Eric William Ravilious (22 July 1903 – 2 September 1942) was an English painter, designer, book illustrator and wood-engraver. He grew up in East Sussex, and is particularly known for his watercolours of the South Downs and other English landscapes, which examine English landscape and vernacular art with an off-kilter, modernist sensibility and clarity. He served as a war artist, and died when the aircraft he was in was lost off Iceland.


Edward Bawden, CBE RA (1903–1989) was an English painter, illustrator and graphic artist, known for his prints, book covers, posters, and garden metalwork furniture. Bawden taught at the Royal College of Art, where he had been a student, worked as a commercial artist and served as a war artist in World War Two. He was a fine watercolour painter but worked in many different media. He illustrated several books and painted murals in both the 1930s and 1960s.


Enid Crystal Dorothy Marx, RDI (20 October 1902 – 18 May 1998), was an English painter and designer, best known for her industrial textile designs for the London Transport Board and the Utility Furniture Scheme. Marx was the first female engraver to be designated as a Royal Designer for Industry. Born in London to Robert Joseph Marx and Annie Marie Neuberger, Enid Marx was the youngest of three children. She was known familiarly throughout her life as “Marco”.


Barnett Freedman CBE, RDI (19 May 1901 in Stepney, London – 4 January 1958) was a British painter, commercial designer, book illustrator, typographer, and lithographer. He was born in the east end of London, the son of Jewish immigrants from Russia. Freedman’s only formal education was at an elementary school, and from the age of nine to 13 he was a patient in the London Hospital.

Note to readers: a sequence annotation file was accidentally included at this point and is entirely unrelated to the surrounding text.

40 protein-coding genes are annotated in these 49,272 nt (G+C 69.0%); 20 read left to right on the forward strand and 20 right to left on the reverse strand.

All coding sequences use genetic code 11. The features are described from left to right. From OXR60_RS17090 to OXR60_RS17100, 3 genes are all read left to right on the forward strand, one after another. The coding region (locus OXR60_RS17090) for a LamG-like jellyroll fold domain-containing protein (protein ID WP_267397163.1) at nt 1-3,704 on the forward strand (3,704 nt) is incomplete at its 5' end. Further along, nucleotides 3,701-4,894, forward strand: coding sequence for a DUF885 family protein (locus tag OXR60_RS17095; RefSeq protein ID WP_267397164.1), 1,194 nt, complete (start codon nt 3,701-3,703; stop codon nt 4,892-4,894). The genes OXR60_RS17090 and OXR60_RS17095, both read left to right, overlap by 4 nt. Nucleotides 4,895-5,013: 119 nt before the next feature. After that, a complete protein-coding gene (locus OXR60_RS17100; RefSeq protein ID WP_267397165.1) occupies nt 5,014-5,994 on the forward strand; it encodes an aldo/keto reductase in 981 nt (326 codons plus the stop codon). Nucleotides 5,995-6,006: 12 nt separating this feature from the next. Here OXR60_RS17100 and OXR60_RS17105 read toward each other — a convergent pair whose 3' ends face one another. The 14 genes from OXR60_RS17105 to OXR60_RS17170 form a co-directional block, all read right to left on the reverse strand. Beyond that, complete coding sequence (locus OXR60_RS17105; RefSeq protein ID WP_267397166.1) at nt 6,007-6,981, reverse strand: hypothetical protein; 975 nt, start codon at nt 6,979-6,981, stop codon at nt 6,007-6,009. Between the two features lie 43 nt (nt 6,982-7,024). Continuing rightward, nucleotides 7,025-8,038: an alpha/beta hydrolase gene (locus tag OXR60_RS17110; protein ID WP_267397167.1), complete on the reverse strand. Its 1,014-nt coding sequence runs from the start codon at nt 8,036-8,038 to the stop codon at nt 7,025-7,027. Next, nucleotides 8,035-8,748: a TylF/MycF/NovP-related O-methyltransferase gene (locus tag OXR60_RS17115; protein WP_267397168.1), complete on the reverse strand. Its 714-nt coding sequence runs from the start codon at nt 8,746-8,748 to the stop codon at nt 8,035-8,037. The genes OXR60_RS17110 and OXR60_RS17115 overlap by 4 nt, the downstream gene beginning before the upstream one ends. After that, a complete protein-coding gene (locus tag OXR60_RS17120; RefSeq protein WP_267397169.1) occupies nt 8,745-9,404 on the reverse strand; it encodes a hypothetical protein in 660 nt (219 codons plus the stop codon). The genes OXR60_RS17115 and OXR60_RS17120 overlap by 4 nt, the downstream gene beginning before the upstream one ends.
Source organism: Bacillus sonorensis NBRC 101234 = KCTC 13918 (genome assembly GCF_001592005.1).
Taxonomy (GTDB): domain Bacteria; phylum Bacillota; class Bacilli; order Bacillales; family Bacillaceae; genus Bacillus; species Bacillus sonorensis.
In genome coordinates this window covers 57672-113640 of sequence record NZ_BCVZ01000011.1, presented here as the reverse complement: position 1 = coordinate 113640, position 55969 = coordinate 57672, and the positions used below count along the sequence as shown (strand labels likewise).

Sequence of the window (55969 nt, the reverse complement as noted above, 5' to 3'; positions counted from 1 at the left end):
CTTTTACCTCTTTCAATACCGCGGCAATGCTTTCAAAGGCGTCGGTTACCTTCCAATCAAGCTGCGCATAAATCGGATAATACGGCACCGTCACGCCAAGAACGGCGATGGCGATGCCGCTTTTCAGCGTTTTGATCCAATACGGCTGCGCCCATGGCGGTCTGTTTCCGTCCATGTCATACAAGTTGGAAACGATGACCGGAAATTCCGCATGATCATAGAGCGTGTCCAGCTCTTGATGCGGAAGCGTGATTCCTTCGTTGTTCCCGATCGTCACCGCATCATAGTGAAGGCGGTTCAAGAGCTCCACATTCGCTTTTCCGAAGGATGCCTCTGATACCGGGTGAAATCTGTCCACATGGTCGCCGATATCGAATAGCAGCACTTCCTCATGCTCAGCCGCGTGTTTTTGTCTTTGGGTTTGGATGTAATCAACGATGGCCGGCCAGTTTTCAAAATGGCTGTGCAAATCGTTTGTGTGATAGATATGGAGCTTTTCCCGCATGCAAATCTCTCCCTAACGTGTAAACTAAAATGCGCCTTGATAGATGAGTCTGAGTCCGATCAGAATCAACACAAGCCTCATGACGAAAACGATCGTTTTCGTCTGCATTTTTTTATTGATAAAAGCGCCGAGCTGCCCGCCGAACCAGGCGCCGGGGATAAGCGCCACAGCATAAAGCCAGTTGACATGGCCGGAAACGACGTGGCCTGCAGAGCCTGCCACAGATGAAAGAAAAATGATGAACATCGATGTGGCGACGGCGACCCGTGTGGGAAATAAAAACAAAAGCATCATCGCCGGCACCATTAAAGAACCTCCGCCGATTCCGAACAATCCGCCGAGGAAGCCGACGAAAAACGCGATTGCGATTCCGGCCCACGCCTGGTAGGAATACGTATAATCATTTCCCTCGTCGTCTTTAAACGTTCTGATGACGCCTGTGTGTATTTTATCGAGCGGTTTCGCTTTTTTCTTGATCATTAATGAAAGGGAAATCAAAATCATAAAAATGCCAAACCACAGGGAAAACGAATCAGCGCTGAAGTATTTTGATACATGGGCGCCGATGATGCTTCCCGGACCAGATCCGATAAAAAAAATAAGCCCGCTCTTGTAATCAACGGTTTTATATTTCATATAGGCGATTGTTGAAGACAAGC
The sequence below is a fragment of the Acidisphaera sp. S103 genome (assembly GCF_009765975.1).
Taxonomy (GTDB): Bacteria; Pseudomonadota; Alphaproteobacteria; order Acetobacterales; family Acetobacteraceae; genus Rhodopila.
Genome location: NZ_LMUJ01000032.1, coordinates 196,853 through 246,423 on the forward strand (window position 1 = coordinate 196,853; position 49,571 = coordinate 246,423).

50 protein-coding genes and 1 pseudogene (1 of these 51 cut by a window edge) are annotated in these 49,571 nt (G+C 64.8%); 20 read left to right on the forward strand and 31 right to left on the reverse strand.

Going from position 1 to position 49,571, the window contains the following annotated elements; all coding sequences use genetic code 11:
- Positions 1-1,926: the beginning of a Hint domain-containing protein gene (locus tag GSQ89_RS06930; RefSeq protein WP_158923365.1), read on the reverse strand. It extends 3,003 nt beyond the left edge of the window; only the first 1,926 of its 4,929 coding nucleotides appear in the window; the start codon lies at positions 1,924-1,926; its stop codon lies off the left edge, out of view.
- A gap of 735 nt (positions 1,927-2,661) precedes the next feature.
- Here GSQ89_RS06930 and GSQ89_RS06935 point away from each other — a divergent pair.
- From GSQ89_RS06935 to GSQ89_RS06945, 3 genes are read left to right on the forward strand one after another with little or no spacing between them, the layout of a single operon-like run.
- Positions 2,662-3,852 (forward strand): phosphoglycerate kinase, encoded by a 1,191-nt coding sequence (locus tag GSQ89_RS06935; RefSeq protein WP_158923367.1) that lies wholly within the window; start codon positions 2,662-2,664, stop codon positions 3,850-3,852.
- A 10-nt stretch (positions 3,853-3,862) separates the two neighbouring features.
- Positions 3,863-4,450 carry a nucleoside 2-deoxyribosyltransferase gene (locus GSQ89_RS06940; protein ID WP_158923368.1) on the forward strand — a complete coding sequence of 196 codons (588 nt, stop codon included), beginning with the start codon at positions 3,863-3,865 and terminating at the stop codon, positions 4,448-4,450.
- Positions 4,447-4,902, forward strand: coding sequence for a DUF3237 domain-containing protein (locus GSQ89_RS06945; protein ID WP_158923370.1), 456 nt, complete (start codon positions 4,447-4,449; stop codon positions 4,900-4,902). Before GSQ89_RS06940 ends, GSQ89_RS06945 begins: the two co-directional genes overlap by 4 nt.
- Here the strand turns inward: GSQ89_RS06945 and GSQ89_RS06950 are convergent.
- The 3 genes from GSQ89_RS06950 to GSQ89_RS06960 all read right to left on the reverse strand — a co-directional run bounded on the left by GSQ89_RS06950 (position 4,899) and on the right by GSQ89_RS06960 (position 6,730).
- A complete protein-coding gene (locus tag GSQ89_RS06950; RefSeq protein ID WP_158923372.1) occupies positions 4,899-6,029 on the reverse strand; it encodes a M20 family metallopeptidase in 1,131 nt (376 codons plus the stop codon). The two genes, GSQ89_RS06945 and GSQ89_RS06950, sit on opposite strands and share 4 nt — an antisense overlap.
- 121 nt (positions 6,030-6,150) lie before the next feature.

Edward John Burra (29 March 1905 – 22 October 1976) was an English painter, draughtsman, and printmaker, best known for his depictions of the urban underworld, black culture and the Harlem scene of the 1930s. Burra took art classes with a Miss Bradley in Rye in 1921, then studied at Chelsea School of Art until 1923, and from 1923 to 1925 at the Royal College of Art under drawing tutors Randolph Schwabe and Raymond Coxon.


Barbara Marcia Ker-Seymer (20 January 1905 – 25 May 1993) was a British photographer and society figure, considered one of the group designated by the tabloid press as ‘Bright Young People’. After leaving the Chelsea School of Art, a meeting with society photographer Olivia Wyndham inspired Ker-Seymer to teach herself photography. Her subjects included Nancy Cunard, Raymond Mortimer, Frederick Ashton, Edward Burra, Gertrude Stein and Julia Strachey. Later in her life she abandoned photography and opened one of London’s first launderettes.


William Chappel (27 September 1907 – 1 January 1994) was a British dancer, ballet designer and director. He is most noted for his designs for more than 40 ballets or revues, including many of the early works of Sir Frederick Ashton and Dame Ninette de Valois. Chappell was born in Wolverhampton, the son of theatrical manager Archibald Chappell and his wife Edith Eva Clara Black (née Edith Blair-Staples). He did not take up dancing seriously until he was 17 when he studied under Marie Rambert whom he met through his friend Frederick Ashton.


Norah Braden (1901-2001). Born in Margate, pioneering potter and teacher Norah Braden was the daughter of a lay preacher. Intensely musical as well as artistic, Braden learned to play the violin and was talented enough to reach concert standard; she considered studying music but declined an offer from the Royal College of Music. Her painting studies were initially at the Central School of Art and Design and subsequently the Royal College of Art, where she moved from painting to pottery.